ART:21 – Memory

by: Alexis Granwell


Art:21 is an excellent educational video series that first aired on PBS. Art:21 interviews established artists about their work and shows footage of these artists working in their studios. Each season has a different theme.

I wanted to post this link about Susan Rothenberg. Her paintings are associated with Abstract Expressionism. They are incredibly physical and tactile. I love the footage of Rothenberg in her studio. Apparently she rarely cleans her brushes and her palette is so built up with paint that it begins to look like a relief sculpture. Out of all the muck, she creates these beautiful pieces.

Towards a More Beautiful Web

by: Anthony Shull

In the coming months I’ll be writing various posts centered around the theme The Beautiful Web. Gone are the days when a website could just work. From e-commerce sites to marketing micro-sites, visitors expect a website to be more than functional. They expect it to be delightful. Broken CSS, confusing navigation, missing images, etc. undermine users’ trust. Who wants to give their credit card number to a company that can’t put a decent looking site together?

Unfortunately, browser quirks and limitations have made providing a quality experience to our users more difficult than it should be. We’ve often been caught between the two options of adhering to web standards or simply hacking away until everything looked the same. In order to navigate the contradiction, the idea of graceful degradation and progressive enhancement was developed. But, adhering to such standards is costly and time-consuming. The result has been a lot of lowest-common-denominator sites that implement a base level of features supported in every browser. Even worse, many sites look good in every browser but are a mess of code under the hood.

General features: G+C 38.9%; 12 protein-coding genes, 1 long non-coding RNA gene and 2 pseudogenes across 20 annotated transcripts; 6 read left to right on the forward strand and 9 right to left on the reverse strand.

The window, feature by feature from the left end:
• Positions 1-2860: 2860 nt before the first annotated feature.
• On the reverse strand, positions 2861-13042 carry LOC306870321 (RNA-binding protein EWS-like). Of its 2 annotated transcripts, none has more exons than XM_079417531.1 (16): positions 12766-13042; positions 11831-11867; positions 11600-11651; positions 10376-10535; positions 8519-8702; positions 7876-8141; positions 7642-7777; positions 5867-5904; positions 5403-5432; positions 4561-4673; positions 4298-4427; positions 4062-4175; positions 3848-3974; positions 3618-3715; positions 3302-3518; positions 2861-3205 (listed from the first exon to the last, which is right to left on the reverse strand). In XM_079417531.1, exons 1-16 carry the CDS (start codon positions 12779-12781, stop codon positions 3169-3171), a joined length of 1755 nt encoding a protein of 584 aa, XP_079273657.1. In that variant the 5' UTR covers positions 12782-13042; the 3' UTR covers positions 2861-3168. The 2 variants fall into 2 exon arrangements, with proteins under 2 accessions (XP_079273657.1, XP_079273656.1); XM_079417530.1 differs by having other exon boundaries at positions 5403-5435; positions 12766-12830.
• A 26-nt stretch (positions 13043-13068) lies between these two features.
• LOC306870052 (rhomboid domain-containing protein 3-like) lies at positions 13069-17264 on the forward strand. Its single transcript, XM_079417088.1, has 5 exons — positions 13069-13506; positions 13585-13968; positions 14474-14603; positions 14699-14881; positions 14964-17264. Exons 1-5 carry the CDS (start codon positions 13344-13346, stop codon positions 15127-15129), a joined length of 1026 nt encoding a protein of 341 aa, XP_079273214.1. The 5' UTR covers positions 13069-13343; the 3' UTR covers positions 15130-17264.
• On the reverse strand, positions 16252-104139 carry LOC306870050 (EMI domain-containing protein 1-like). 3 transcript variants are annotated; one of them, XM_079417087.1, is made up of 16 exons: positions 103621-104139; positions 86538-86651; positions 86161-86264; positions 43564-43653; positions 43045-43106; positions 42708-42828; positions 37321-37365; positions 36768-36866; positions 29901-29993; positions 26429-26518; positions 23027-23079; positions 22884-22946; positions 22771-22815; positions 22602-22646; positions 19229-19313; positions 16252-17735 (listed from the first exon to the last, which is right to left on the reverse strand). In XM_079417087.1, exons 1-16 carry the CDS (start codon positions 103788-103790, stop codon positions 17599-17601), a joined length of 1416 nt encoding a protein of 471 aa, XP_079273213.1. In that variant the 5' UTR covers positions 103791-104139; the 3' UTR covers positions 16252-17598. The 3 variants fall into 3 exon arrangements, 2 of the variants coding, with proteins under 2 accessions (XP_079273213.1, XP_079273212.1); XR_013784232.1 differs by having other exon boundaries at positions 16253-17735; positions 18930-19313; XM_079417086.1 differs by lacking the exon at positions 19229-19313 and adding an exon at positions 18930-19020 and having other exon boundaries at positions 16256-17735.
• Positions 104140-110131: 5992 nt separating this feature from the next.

But, finally we designers and developers have some relief in sight with the new standard HTML5. And, with a wide range of cutting-edge technologies from support for vector graphics to threaded javascript it’s going to revolutionize the Web. Firefox, Chrome, Safari, and IE9 are committed to supporting the new standard. Even the Android and iPhone web browsers support it. That means, for the most part, we can write the code once and have it appear the same in every browser. So to begin the series, I would like to highlight major features of HTML5 that are relevant to web designers, front end developers, project managers and anyone else interested in the future of the Web.

In my next post I will showcase the new canvas element.

Also here are some links and accompanying images:
http://bestwebgallery.com
http://www.thefwa.com – Favorite Website Awards